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Base pool vandalism costs jobs, thousands of dollars

VANDENBERG AIR FORCE BASE, Calif. -- What is small enough to go undetected in gallons of water but large enough to lay off base workers, cost thousands of dollars and possibly injure or maim? 

That microscopic sadist is a shard of glass that may be potentially floating around the base pool after this weekend's vandalism. 

Either late on Saturday or early Sunday morning, one or more base residents snuck into the base pool, destroyed first aid kits, broke a florescent light and stole other little odds and ends, said Michael Szymanski, 30th Force Support Squadron's Services director. 

"The problem with that is that whenever glass gets into the pool, even though we are sure we can pick up the pieces, we are not sure about the very thin shards of glass that could be inhaled, swallowed, get into someone's eyes," said Mr. Szymanski. "So, we have to drain (the pool). The base pays in the thousands of dollars to drain a pool." 

The problem with draining the pool is that the chemically enhanced water has to go somewhere. 

"This is environmental impact, too," the Services director said. "Thousands of gallons of chlorinated water has to be slowly processed through Lompoc treatment plant for eventual reuse." 

On top of this environmental strain, the community will also feel the effects of this vandalism. 

"At a minimum, the pool will be closed for two weeks," said Mr. Szymanski. "The base triathlon will have to be rescheduled, we've taken away from a very short swim season by now having to close all current and future base swim related classes and workers have been laid off." 

Even though there is a price the base has to pay, the vandals will have their own high price to pay as well.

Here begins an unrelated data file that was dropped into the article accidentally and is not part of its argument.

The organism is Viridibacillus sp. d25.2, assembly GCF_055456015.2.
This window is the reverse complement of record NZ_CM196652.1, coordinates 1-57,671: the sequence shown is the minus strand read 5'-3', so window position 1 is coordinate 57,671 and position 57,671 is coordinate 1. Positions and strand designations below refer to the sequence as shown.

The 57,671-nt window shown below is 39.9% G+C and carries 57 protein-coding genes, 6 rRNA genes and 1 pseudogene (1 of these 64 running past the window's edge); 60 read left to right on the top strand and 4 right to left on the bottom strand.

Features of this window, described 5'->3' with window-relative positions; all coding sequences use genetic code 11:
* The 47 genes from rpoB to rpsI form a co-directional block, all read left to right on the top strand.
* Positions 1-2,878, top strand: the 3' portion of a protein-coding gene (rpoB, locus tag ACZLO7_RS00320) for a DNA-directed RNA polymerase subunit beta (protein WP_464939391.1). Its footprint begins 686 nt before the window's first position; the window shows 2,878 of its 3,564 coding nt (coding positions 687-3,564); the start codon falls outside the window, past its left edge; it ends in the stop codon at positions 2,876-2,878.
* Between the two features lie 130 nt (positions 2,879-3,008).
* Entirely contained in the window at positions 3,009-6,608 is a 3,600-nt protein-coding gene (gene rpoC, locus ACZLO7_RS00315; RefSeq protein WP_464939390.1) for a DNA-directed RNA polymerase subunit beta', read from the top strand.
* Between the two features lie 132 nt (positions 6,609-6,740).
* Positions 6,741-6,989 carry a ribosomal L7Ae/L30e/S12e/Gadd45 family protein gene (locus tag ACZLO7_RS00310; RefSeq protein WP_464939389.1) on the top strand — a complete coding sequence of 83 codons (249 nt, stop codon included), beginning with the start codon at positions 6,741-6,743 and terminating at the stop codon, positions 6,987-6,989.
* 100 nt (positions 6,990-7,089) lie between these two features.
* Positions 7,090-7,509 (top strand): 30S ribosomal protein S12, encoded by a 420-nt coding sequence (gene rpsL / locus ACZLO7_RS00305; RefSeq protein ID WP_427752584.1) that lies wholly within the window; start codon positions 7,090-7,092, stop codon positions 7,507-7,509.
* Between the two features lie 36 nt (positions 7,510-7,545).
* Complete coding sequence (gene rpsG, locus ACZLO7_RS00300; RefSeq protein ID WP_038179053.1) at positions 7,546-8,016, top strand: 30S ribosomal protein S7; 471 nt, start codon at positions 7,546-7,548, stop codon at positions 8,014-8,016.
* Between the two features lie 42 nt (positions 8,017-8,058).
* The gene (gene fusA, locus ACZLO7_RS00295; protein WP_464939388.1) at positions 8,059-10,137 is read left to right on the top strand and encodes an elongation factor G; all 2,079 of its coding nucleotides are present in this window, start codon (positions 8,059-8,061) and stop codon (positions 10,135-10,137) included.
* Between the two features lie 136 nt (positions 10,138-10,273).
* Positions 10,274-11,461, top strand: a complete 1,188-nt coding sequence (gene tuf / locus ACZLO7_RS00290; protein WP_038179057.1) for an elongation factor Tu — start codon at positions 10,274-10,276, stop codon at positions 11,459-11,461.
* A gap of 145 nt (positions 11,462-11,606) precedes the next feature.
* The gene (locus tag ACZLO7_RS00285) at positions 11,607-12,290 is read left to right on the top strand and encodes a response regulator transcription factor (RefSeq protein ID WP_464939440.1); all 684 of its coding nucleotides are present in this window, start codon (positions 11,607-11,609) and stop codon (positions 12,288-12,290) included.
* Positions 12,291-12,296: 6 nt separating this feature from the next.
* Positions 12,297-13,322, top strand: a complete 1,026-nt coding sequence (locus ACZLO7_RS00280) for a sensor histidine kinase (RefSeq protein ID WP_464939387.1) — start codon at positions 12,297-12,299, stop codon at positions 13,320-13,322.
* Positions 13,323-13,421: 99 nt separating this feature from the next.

"If the vandal or vandals are caught, they would be punished under California state law," said Staff Sgt. Andrew Cox, 30th Security Forces Squadron resource protection program manager. "As adults, the possible punishment is a $50,000 fine as well as up to one year in jail. Juveniles have the opportunity to go through a juvenile program or take the adult punishment." 

For military members, even sneaking into the pool after hours could possibly be career ending. 

"For military members we could start with the first and most obvious offense, unlawful entry, which carries the maximum charge of bad conduct discharge and six months confinement," Sergeant Cox said. "There are a few more things they could be charged with that would definitely seal their fate." 

In light of this costly and base community-affecting event, Col. David Buck, the 30th Space Wing Commander, had his own message for Team Vandenberg. 

"Words can't begin to capture my disappointment," Colonel Buck said. "This cowardly and senseless act impacts the entire installation and funding for other programs on base will suffer as a result. 

"These vandals deliberately caused damage and possible harm to others and I need your help," he added. "I charge our entire community to help find those responsible -- someone knows who did this ... your report can be anonymous. This is a safe and responsible community; it's imperative we self-police and hold criminals accountable." 

Anyone with information relating to the vandalism at the base pool should contact the 30th Security Forces Squadron law enforcement desk at 606-3911.